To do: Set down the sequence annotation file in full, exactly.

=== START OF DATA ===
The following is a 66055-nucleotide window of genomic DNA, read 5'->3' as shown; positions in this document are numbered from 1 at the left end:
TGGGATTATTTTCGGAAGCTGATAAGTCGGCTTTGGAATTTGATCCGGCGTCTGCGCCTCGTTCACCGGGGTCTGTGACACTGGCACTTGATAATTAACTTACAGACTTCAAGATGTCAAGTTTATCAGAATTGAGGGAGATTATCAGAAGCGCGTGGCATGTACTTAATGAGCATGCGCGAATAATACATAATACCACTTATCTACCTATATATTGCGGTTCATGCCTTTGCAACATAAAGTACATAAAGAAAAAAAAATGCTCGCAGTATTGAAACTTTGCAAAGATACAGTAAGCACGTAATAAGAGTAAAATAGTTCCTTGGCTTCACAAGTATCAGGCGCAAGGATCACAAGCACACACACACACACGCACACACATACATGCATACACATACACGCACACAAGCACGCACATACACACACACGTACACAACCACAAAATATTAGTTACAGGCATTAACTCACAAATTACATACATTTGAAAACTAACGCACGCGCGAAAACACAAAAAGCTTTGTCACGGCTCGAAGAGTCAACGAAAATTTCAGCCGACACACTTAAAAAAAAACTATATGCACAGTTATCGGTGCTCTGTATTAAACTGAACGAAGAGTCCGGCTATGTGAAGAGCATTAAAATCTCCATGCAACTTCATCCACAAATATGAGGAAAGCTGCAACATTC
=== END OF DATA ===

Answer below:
The following is a 66055-nucleotide window of genomic DNA, read 5'->3' as shown; positions in this document are numbered from 1 at the left end:
TGGGATTATTTTCGGAAGCTGATAAGTCGGCTTTGGAATTTGATCCGGCGTCTGCGCCTCGTTCACCGGGGTCTGTGACACTGGCACTTGATAATTAACTTACAGACTTCAAGATGTCAAGTTTATCAGAATTGAGGGAGATTATCAGAAGCGCGTGGCATGTACTTAATGAGCATGCGCGAATAATACATAATACCACTTATCTACCTATATATTGCGGTTCATGCCTTTGCAACATAAAGTACATAAAGAAAAAAAAATGCTCGCAGTATTGAAACTTTGCAAAGATACAGTAAGCACGTAATAAGAGTAAAATAGTTCCTTGGCTTCACAAGTATCAGGCGCAAGGATCACAAGCACACACACACACACGCACACACATACATGCATACACATACACGCACACAAGCACGCACATACACACACACGTACACAACCACAAAATATTAGTTACAGGCATTAACTCACAAATTACATACATTTGAAAACTAACGCACGCGCGAAAACACAAAAAGCTTTGTCACGGCTCGAAGAGTCAACGAAAATTTCAGCCGACACACTTAAAAAAAAACTATATGCACAGTTATCGGTGCTCTGTATTAAACTGAACGAAGAGTCCGGCTATGTGAAGAGCATTAAAATCTCCATGCAACTTCATCCACAAATATGAGGAAAGCTGCAACATTC